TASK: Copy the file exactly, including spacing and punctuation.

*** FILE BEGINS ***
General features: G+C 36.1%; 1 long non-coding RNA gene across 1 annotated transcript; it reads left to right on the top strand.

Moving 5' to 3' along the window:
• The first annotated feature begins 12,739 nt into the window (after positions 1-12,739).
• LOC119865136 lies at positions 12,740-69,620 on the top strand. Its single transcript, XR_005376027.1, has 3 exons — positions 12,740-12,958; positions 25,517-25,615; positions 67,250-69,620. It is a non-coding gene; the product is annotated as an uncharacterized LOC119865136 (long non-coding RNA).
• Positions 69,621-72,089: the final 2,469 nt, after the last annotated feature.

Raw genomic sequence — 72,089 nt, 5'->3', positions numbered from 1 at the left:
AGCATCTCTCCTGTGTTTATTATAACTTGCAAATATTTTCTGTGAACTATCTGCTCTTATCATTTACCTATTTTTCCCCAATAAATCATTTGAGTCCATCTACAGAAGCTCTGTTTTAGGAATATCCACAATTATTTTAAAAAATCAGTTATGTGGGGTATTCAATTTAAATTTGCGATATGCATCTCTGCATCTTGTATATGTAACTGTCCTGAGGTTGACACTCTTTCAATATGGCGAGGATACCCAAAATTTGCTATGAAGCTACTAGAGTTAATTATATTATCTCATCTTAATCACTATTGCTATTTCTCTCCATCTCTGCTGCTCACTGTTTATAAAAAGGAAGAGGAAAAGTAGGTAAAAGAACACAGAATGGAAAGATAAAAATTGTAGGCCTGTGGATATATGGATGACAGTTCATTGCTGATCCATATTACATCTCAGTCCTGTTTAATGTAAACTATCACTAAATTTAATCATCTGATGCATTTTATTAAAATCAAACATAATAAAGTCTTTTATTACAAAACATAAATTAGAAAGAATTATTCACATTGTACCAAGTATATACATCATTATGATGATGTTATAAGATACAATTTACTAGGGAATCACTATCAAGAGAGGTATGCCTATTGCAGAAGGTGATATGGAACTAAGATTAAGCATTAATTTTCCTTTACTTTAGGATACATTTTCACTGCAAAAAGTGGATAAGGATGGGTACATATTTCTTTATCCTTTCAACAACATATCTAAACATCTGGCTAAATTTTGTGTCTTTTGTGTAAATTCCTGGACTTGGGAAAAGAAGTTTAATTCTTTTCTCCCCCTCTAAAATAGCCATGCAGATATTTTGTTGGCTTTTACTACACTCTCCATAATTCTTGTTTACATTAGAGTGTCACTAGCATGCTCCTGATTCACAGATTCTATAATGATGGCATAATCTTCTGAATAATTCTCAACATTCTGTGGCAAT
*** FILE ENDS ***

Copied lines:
General features: G+C 36.1%; 1 long non-coding RNA gene across 1 annotated transcript; it reads left to right on the top strand.

Moving 5' to 3' along the window:
• The first annotated feature begins 12,739 nt into the window (after positions 1-12,739).
• LOC119865136 lies at positions 12,740-69,620 on the top strand. Its single transcript, XR_005376027.1, has 3 exons — positions 12,740-12,958; positions 25,517-25,615; positions 67,250-69,620. It is a non-coding gene; the product is annotated as an uncharacterized LOC119865136 (long non-coding RNA).
• Positions 69,621-72,089: the final 2,469 nt, after the last annotated feature.

Raw genomic sequence — 72,089 nt, 5'->3', positions numbered from 1 at the left:
AGCATCTCTCCTGTGTTTATTATAACTTGCAAATATTTTCTGTGAACTATCTGCTCTTATCATTTACCTATTTTTCCCCAATAAATCATTTGAGTCCATCTACAGAAGCTCTGTTTTAGGAATATCCACAATTATTTTAAAAAATCAGTTATGTGGGGTATTCAATTTAAATTTGCGATATGCATCTCTGCATCTTGTATATGTAACTGTCCTGAGGTTGACACTCTTTCAATATGGCGAGGATACCCAAAATTTGCTATGAAGCTACTAGAGTTAATTATATTATCTCATCTTAATCACTATTGCTATTTCTCTCCATCTCTGCTGCTCACTGTTTATAAAAAGGAAGAGGAAAAGTAGGTAAAAGAACACAGAATGGAAAGATAAAAATTGTAGGCCTGTGGATATATGGATGACAGTTCATTGCTGATCCATATTACATCTCAGTCCTGTTTAATGTAAACTATCACTAAATTTAATCATCTGATGCATTTTATTAAAATCAAACATAATAAAGTCTTTTATTACAAAACATAAATTAGAAAGAATTATTCACATTGTACCAAGTATATACATCATTATGATGATGTTATAAGATACAATTTACTAGGGAATCACTATCAAGAGAGGTATGCCTATTGCAGAAGGTGATATGGAACTAAGATTAAGCATTAATTTTCCTTTACTTTAGGATACATTTTCACTGCAAAAAGTGGATAAGGATGGGTACATATTTCTTTATCCTTTCAACAACATATCTAAACATCTGGCTAAATTTTGTGTCTTTTGTGTAAATTCCTGGACTTGGGAAAAGAAGTTTAATTCTTTTCTCCCCCTCTAAAATAGCCATGCAGATATTTTGTTGGCTTTTACTACACTCTCCATAATTCTTGTTTACATTAGAGTGTCACTAGCATGCTCCTGATTCACAGATTCTATAATGATGGCATAATCTTCTGAATAATTCTCAACATTCTGTGGCAAT